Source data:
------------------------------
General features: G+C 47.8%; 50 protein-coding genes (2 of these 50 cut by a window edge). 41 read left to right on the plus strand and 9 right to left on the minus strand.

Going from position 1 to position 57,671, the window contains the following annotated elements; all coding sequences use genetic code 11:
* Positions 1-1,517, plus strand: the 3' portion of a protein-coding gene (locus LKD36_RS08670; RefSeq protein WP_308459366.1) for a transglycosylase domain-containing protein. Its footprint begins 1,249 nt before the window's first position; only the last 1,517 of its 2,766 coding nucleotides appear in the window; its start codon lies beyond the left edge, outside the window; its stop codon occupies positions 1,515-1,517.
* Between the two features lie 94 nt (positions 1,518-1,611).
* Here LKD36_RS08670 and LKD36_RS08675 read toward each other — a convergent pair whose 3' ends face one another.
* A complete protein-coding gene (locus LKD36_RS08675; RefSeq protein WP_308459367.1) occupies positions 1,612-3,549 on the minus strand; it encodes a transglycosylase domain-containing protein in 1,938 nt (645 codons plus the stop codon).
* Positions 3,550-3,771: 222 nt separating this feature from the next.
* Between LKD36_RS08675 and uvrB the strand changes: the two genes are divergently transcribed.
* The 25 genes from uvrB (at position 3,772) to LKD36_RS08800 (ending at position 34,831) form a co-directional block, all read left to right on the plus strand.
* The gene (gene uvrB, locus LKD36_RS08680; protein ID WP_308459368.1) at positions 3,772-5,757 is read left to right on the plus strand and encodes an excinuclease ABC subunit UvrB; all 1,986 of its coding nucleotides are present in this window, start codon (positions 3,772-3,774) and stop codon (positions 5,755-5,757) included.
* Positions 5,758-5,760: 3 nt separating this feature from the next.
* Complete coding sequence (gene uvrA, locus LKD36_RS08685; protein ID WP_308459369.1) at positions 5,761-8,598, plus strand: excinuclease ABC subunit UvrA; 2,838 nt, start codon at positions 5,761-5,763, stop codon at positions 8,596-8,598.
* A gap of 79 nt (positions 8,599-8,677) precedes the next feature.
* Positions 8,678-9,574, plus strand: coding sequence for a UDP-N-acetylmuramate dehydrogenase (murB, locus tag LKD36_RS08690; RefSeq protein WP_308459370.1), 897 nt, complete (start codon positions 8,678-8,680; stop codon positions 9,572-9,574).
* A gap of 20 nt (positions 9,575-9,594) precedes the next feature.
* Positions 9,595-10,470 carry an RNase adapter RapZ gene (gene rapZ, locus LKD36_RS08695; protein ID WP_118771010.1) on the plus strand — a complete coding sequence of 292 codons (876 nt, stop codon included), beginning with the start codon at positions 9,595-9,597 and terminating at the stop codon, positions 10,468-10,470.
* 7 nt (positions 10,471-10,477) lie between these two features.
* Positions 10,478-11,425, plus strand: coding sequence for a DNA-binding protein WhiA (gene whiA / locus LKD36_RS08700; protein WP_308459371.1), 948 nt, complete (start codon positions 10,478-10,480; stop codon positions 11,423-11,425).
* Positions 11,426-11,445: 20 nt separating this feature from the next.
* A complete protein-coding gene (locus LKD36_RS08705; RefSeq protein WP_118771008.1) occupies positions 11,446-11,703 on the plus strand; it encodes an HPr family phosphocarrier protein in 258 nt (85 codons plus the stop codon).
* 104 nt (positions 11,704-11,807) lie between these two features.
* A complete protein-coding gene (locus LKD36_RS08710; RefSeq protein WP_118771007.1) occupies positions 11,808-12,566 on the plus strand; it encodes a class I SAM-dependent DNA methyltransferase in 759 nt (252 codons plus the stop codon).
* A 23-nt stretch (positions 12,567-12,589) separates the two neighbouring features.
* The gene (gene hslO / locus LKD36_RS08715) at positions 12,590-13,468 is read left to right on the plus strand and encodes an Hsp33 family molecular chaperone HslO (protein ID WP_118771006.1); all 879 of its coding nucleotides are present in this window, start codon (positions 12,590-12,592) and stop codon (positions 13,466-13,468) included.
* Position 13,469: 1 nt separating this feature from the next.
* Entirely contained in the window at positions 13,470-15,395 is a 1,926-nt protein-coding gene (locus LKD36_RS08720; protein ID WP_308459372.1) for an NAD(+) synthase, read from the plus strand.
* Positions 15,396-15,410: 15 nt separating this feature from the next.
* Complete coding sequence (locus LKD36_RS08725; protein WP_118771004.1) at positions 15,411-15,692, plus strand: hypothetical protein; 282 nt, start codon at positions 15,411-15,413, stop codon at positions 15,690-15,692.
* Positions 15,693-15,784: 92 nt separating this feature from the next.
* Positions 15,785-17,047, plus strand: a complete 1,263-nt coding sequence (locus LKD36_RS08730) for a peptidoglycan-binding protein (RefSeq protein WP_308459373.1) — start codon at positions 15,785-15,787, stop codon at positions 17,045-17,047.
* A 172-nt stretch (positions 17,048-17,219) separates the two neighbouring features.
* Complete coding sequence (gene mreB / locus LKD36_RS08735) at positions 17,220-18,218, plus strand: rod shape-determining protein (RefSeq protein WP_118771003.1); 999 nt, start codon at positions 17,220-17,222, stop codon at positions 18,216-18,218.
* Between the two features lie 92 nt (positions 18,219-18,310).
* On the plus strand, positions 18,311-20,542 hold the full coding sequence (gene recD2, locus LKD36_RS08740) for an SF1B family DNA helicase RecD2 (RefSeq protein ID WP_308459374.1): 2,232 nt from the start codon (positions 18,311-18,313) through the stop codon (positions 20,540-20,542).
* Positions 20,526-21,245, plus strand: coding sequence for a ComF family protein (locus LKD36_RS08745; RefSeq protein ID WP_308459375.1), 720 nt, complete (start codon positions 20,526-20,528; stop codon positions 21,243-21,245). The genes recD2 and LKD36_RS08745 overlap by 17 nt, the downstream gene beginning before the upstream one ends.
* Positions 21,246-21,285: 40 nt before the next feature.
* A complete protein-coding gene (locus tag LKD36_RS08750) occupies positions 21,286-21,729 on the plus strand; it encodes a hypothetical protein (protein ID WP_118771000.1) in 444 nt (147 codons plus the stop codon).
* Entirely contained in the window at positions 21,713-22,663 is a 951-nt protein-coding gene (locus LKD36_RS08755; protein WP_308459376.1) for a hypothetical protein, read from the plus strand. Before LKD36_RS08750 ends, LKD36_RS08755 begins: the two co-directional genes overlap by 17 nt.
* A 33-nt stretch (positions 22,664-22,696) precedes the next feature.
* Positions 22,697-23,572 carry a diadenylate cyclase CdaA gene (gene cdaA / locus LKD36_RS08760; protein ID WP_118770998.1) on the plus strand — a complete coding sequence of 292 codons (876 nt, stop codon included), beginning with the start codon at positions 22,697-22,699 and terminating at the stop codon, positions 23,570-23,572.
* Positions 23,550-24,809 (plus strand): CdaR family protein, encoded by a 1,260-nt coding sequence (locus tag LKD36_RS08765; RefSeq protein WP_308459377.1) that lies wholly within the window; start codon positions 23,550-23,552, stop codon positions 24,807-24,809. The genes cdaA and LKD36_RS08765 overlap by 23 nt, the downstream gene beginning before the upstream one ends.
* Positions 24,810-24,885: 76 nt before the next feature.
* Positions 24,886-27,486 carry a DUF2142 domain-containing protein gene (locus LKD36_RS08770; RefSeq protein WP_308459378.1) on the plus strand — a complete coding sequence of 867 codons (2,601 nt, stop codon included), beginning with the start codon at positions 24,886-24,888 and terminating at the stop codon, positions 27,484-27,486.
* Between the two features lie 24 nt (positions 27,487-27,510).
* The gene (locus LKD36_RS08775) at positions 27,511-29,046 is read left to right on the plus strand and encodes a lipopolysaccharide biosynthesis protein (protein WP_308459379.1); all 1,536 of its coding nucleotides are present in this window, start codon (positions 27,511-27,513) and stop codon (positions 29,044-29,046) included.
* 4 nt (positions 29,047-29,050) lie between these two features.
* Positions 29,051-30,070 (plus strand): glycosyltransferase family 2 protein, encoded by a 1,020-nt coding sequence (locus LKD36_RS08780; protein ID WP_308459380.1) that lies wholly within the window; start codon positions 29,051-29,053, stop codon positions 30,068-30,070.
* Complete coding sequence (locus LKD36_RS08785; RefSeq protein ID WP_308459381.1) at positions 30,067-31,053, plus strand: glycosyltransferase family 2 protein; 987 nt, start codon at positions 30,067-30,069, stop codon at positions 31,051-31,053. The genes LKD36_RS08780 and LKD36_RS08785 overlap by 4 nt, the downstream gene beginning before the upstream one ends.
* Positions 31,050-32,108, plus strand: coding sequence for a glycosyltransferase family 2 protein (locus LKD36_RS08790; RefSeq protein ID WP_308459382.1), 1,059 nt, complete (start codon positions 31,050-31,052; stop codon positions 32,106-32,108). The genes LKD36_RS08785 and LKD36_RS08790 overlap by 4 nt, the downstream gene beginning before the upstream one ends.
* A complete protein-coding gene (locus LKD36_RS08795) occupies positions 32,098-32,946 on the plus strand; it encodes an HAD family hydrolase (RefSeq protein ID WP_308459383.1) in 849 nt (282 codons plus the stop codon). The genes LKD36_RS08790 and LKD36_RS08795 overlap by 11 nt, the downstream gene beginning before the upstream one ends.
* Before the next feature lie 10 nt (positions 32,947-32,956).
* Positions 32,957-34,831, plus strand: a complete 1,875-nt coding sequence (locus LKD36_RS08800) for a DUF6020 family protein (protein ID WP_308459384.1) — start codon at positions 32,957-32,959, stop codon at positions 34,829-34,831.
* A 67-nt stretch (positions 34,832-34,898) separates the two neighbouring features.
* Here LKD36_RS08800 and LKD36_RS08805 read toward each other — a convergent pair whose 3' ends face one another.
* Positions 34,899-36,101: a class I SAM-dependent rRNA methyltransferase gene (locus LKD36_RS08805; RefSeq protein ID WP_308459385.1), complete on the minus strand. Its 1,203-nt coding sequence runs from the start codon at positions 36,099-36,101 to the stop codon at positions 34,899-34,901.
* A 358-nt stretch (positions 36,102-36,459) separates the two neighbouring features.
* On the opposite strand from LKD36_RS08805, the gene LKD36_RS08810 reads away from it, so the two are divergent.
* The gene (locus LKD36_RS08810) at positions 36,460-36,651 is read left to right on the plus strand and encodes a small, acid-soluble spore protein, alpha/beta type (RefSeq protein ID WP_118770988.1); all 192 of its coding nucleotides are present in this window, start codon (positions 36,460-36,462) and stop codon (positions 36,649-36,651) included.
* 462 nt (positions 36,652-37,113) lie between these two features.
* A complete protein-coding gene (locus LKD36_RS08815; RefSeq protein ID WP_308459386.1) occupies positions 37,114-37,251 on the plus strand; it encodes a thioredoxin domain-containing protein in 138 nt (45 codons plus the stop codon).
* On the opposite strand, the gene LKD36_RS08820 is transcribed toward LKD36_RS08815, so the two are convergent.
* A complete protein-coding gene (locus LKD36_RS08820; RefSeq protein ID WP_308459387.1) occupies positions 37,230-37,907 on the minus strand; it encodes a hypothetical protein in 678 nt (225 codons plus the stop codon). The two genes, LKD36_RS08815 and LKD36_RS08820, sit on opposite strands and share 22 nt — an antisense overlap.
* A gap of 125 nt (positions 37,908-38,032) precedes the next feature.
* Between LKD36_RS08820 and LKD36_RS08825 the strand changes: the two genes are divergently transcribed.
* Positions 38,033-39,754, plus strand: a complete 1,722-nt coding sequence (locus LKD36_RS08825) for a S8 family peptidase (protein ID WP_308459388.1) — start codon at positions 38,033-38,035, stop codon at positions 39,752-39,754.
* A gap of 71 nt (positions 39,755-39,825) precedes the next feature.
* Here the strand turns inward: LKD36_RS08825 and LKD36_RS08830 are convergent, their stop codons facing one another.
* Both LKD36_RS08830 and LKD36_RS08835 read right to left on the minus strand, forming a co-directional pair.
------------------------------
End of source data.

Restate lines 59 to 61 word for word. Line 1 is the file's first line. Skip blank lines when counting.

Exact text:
* 462 nt (positions 36,652-37,113) lie between these two features.
* A complete protein-coding gene (locus LKD36_RS08815; RefSeq protein ID WP_308459386.1) occupies positions 37,114-37,251 on the plus strand; it encodes a thioredoxin domain-containing protein in 138 nt (45 codons plus the stop codon).
* On the opposite strand, the gene LKD36_RS08820 is transcribed toward LKD36_RS08815, so the two are convergent.